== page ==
Photographer Debbie Todd strives for inclusivity with portraits

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Debbie ToddImage source, Debbie Todd
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Debbie Todd uses her photography to celebrate people and their stories

At the age of 38, Debbie Todd decided to dust off her camera and enrol for a degree in photography. Four years later, she is preparing her first book having won one award and been shortlisted for another for her work capturing and celebrating people's differences.

Most people are taken aback when Debbie first asks if she can take their picture, the 42-year-old says.

"They say 'but I'm not a model', but my reply is 'what is a model? Everyone is a model."

Debbie's work celebrates people's unique qualities, be it a disability, an unusual style or a different attitude.

"I want people to feel more confident and not alone if they have differences," the photographer from between Stanley and Consett, County Durham, says, adding: "I would love the world to become more inclusive. You hardly ever see anyone with differences in fashion shows or adverts."

Debbie has photographed about 40 people so far and has more subjects in the pipeline. She finds people via social media or simply out on the street.

Image source, Debbie Todd
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Debbie Todd likes to celebrate people's differences

Of those she approaches, "99.9%" are happy to pose for her, she says, albeit often with bemusement at having been singled out for a portrait.

Having left school with three GCSEs (C grades in English language, literature and media studies), Debbie flitted between jobs and raising her family before finally deciding to properly study photography, a hobby she had always enjoyed although she had not practised it for some years.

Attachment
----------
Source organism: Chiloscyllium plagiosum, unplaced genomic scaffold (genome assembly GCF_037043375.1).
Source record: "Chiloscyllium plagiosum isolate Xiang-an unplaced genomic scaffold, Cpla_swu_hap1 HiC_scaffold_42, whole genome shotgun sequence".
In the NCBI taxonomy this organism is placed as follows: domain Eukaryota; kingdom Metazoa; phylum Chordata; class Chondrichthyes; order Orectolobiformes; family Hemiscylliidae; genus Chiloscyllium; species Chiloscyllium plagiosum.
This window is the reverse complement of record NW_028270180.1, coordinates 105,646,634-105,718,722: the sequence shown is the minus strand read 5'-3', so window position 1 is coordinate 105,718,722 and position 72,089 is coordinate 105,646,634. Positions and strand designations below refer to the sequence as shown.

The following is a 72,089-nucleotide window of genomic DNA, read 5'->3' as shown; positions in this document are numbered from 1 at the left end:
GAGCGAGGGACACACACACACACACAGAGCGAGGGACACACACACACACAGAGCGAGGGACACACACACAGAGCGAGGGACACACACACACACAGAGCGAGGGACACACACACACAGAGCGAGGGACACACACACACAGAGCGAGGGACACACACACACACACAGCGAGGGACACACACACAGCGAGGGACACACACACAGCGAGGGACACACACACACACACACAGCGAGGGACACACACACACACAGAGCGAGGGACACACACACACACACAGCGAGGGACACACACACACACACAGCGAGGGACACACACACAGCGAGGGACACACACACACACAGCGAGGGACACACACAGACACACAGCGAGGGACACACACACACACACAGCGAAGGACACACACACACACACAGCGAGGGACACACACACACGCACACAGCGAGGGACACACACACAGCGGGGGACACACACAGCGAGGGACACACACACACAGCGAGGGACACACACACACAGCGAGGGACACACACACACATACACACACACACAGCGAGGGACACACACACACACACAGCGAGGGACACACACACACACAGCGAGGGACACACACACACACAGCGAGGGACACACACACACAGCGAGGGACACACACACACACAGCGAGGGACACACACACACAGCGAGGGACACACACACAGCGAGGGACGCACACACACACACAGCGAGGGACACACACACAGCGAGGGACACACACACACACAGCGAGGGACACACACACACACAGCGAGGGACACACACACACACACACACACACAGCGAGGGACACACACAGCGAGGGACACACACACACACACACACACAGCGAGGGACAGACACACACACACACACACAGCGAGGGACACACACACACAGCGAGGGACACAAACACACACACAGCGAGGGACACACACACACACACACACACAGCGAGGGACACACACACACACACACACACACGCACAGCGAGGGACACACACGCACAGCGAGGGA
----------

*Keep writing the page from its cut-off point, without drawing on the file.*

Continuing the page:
She enrolled in a Bachelors degree at the Northern School of Art in Hartlepool, which ended this summer with her winning the school's photography award and making the final of the Association of Photographers Student Awards 2022. She is now preparing to begin a Masters degree.

Her most recent project was all about the people who caught her eye, and is now working on a book celebrating her subjects.

Here are just some of those she photographed.

Image source, Debbie Todd
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'Butterflies on your stomach' features Chloe-Anne who has multiple sclerosis
Image source, Debbie Todd
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Debbie has also photographed animals such as Rex, a rescue dog who is the subject 'Bite the hand that feeds you'
Image source, Debbie Todd
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'Can't hear yourself think' is a portrait of a man called Euan who has autism
Image source, Debbie Todd
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Hannah, who has Hay-Wells syndrome, is the subject of 'Keep your hair on'
Image source, Debbie Todd
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'Good things come in small packages' features Holly, who has dwarfism
Image source, Debbie Todd
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South African sisters Sarah-Jane and Amanda-Lea posed for the picture 'Cut from the same cloth'
Image source, Debbie Todd
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'Keep your hands to yourself' features Tilly who contracted meningitis as a baby
Image source, Debbie Todd
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Sadie, who had sepsis, features in the picture 'Keep your fingers crossed'
Image source, Debbie Todd
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'Beauty is in the eye of the beholder' features Lewis, who has a prosthetic eye
Image source, Debbie Todd
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Jono, who has Treacher-Collins syndrome, is the subject of 'A face only a mother could love'

Debbie's book, The Meaning of Being Different, is due to be published on 28 August and can be found on Kickstarter.

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